The first stage of long-awaited plans to dual the entire A96 from Inverness to Aberdeen officially got under way yesterday.
Drilling work has started on the section of the key commuter route between the Highland capital and Nairn, including the Nairn bypass.
It was revealed last week that commuters would face traffic restrictions for more than four months as the ground investigations are carried out.
Transport chiefs said yesterday that only six of more than 650 drilling locations would cause disruption on the existing A96, however.
The project is the first stage of the Scottish Government’s plans to dual the entire A96 by 2030, with the preferred design having been identified and the draft orders expected to be published later this year.
It will include 18 miles of off-carriageway routes for cyclists and pedestrians, including a new link between Inverness Retail Park and Nairn.
Archaeological, geophysical and metal detecting surveys are to be carried out as part of the work, including a survey of the site of the 1645 Battle of Auldearn, which is close to the route of the new road.
Infrastructure Secretary Keith Brown said: “We are committed to dualling the whole of the A96 which links the northern cities of Inverness and Aberdeen.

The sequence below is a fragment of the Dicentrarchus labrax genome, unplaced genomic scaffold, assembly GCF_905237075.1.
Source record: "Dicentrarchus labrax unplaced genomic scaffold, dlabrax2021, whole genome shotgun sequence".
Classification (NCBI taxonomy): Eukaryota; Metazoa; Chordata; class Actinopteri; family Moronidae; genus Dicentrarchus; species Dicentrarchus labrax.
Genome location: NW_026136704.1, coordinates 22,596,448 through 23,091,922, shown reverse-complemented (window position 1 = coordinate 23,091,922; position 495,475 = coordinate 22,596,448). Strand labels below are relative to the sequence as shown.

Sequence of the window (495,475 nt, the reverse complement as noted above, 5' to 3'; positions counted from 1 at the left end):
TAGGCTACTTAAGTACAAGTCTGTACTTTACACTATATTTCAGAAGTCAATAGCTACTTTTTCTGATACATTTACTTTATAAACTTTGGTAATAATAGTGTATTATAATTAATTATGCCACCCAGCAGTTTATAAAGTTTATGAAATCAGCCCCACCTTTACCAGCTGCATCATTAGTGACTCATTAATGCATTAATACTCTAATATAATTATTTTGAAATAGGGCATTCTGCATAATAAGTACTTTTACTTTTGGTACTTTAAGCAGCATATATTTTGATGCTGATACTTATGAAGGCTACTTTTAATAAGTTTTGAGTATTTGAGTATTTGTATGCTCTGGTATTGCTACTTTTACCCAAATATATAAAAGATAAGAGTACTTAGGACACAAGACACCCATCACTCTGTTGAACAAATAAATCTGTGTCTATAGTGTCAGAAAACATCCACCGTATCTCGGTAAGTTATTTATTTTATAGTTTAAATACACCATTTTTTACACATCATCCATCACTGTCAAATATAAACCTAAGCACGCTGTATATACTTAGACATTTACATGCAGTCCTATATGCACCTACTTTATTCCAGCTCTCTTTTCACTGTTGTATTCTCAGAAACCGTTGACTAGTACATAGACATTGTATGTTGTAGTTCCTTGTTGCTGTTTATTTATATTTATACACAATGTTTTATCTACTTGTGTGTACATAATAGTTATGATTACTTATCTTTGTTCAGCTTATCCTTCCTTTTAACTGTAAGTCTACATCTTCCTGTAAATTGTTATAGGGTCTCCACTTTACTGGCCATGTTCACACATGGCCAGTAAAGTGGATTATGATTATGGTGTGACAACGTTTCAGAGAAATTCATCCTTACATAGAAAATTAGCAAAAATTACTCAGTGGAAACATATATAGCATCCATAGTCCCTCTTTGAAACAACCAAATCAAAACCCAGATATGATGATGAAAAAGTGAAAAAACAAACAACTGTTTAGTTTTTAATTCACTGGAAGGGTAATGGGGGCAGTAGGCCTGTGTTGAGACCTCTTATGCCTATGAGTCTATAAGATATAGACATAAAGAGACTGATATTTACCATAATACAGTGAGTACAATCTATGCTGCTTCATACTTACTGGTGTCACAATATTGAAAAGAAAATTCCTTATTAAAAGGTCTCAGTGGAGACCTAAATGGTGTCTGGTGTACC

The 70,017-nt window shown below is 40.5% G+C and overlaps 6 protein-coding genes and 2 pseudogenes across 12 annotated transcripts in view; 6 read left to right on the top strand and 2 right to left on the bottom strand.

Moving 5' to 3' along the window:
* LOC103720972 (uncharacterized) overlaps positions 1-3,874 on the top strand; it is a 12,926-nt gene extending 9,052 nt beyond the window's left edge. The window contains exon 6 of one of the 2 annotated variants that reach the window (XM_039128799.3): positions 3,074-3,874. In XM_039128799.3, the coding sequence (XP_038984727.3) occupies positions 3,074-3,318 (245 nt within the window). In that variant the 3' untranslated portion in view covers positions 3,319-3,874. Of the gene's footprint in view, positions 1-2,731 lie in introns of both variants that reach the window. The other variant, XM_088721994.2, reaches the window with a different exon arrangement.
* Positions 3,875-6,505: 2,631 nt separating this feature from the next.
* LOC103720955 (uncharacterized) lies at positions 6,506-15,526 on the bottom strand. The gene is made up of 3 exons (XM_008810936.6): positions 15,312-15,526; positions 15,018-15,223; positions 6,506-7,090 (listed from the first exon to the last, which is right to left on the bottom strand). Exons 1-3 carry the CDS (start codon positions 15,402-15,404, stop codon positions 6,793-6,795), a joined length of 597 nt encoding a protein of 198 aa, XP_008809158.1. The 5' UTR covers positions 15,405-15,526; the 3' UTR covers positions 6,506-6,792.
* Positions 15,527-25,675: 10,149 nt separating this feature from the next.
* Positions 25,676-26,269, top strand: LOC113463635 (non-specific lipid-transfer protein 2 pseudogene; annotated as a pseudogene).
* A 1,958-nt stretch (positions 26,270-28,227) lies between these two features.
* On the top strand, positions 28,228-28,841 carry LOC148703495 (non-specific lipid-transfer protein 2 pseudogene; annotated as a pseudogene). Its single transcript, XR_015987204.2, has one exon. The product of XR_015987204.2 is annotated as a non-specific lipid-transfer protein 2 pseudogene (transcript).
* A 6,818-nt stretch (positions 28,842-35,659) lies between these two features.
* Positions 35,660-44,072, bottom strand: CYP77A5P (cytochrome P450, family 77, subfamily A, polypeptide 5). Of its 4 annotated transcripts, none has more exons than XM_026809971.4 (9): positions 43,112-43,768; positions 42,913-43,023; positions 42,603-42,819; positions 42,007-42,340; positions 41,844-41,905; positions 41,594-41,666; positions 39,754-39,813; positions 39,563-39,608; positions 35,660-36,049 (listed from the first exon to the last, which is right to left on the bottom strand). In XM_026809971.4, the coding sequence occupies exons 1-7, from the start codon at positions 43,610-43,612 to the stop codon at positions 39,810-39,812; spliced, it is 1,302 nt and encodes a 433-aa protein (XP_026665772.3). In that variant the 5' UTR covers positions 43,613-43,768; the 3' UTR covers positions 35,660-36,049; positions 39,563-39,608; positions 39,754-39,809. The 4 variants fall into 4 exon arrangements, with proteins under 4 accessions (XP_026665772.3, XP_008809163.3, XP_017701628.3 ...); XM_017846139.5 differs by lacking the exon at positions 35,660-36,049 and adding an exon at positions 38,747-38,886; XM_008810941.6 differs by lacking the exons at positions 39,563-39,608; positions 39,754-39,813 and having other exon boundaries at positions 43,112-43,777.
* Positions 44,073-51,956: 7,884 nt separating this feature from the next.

“The work on this road scheme is moving apace with draft orders expected to be published later this year.
“Having recently let locals and road users see proposed changes to the preferred option for this scheme, we are now stepping up the work with ground investigations taking place along the route to help inform the final design.
“The work is essential but we want to avoid impact on road users where we can, so I am pleased the vast majority, over 99%, of the ground investigation work will take place away from the A96, ensuring the need for traffic management is kept to an absolute minimum.”
Mr Brown added that the £50million design for the 29-mile western section between Hardmuir and Fochabers would be awarded in the spring, with four engineering consultancies in the running.
“With these plans for upgrading the route between Scotland’s two most northerly cities and our ambitious plans to dual the A9, we are working to connect Scotland’s cities, bringing safer and more reliable journeys for anyone travelling on these two major trunk roads,” he said.